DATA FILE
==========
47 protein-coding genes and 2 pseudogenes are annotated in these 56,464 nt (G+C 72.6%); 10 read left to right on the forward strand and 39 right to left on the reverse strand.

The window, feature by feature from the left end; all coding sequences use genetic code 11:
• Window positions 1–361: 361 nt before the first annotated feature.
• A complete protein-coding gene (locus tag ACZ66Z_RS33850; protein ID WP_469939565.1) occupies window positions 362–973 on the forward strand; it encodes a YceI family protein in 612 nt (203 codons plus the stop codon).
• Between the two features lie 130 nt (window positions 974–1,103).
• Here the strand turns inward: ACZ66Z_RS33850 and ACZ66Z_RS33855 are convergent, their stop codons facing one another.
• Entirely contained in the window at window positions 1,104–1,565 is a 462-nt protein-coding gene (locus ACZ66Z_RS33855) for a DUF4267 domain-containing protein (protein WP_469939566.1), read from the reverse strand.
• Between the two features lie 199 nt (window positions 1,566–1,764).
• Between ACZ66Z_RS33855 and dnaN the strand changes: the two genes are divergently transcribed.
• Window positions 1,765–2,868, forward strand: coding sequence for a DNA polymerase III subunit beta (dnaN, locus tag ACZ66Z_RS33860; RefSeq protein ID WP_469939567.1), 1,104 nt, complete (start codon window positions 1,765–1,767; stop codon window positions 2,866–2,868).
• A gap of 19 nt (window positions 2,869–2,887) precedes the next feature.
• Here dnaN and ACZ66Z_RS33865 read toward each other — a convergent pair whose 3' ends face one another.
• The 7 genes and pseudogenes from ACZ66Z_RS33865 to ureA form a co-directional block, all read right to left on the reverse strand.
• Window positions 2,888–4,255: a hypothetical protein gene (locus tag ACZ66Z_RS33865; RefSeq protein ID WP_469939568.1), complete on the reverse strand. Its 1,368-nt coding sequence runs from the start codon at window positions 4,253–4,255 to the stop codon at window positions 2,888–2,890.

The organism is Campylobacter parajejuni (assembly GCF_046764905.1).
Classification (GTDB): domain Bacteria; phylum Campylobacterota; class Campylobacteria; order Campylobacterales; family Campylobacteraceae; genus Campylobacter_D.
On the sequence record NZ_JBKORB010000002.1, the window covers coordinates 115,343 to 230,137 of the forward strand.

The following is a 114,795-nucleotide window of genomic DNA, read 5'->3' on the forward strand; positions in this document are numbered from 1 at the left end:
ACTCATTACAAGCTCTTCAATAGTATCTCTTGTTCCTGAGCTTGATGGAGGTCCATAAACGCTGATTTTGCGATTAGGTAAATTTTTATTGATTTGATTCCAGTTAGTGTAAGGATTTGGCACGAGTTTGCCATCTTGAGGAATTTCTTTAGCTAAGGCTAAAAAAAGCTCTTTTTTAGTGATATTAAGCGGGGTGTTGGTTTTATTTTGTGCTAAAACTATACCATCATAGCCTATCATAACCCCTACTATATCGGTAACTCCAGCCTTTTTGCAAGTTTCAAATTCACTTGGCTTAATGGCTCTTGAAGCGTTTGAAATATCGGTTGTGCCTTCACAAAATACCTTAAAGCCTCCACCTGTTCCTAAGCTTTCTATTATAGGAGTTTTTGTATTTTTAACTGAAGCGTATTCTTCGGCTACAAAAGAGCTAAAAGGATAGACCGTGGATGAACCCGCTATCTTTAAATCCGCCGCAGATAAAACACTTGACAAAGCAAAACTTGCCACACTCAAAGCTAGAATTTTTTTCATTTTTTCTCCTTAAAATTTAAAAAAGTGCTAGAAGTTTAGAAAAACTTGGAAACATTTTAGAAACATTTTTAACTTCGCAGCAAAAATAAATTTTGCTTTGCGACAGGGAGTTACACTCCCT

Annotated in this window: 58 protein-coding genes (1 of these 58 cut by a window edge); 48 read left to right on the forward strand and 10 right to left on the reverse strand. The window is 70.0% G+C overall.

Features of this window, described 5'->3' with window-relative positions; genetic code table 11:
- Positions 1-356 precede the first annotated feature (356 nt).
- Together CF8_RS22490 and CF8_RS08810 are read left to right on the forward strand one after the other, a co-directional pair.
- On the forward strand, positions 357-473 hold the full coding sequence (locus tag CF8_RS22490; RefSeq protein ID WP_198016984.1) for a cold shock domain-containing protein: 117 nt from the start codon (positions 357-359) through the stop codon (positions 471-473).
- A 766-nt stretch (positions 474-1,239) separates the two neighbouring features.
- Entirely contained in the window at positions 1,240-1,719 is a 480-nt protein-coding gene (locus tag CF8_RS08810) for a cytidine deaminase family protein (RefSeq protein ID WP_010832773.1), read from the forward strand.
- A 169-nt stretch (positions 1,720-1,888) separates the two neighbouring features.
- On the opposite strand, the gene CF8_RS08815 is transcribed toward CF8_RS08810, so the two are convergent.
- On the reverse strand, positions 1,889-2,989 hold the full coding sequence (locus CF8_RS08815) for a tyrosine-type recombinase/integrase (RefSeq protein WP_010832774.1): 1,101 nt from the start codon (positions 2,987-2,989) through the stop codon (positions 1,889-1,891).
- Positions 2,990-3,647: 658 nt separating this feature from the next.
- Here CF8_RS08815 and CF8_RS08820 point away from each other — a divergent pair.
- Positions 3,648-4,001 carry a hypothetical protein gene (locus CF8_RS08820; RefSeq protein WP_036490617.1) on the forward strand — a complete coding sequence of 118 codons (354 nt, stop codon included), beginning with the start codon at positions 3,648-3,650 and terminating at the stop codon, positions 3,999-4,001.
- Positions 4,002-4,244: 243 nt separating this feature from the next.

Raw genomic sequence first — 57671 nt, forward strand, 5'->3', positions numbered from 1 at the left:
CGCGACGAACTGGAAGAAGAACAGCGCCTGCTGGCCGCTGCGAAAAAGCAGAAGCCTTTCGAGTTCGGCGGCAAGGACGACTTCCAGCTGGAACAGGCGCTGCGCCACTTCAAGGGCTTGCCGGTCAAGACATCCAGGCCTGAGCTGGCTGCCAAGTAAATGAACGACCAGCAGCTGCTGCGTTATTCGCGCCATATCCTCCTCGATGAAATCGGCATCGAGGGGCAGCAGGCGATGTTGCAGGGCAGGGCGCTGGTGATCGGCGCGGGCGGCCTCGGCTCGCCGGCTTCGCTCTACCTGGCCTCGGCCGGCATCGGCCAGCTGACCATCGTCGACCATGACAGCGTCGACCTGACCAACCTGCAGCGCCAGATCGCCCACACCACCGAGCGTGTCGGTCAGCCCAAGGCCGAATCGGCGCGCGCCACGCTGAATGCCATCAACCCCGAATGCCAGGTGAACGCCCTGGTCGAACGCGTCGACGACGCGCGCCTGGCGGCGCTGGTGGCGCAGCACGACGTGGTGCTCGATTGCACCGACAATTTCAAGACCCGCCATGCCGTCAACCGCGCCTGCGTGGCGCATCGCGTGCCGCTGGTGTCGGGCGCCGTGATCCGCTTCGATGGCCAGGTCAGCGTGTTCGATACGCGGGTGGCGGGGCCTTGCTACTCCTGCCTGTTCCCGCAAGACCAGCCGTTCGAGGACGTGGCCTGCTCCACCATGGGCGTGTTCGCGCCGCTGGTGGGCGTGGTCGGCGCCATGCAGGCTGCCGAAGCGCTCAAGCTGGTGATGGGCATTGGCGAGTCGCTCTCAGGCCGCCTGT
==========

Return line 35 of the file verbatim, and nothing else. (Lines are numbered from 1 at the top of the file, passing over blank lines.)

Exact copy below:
CGCGACGAACTGGAAGAAGAACAGCGCCTGCTGGCCGCTGCGAAAAAGCAGAAGCCTTTCGAGTTCGGCGGCAAGGACGACTTCCAGCTGGAACAGGCGCTGCGCCACTTCAAGGGCTTGCCGGTCAAGACATCCAGGCCTGAGCTGGCTGCCAAGTAAATGAACGACCAGCAGCTGCTGCGTTATTCGCGCCATATCCTCCTCGATGAAATCGGCATCGAGGGGCAGCAGGCGATGTTGCAGGGCAGGGCGCTGGTGATCGGCGCGGGCGGCCTCGGCTCGCCGGCTTCGCTCTACCTGGCCTCGGCCGGCATCGGCCAGCTGACCATCGTCGACCATGACAGCGTCGACCTGACCAACCTGCAGCGCCAGATCGCCCACACCACCGAGCGTGTCGGTCAGCCCAAGGCCGAATCGGCGCGCGCCACGCTGAATGCCATCAACCCCGAATGCCAGGTGAACGCCCTGGTCGAACGCGTCGACGACGCGCGCCTGGCGGCGCTGGTGGCGCAGCACGACGTGGTGCTCGATTGCACCGACAATTTCAAGACCCGCCATGCCGTCAACCGCGCCTGCGTGGCGCATCGCGTGCCGCTGGTGTCGGGCGCCGTGATCCGCTTCGATGGCCAGGTCAGCGTGTTCGATACGCGGGTGGCGGGGCCTTGCTACTCCTGCCTGTTCCCGCAAGACCAGCCGTTCGAGGACGTGGCCTGCTCCACCATGGGCGTGTTCGCGCCGCTGGTGGGCGTGGTCGGCGCCATGCAGGCTGCCGAAGCGCTCAAGCTGGTGATGGGCATTGGCGAGTCGCTCTCAGGCCGCCTGT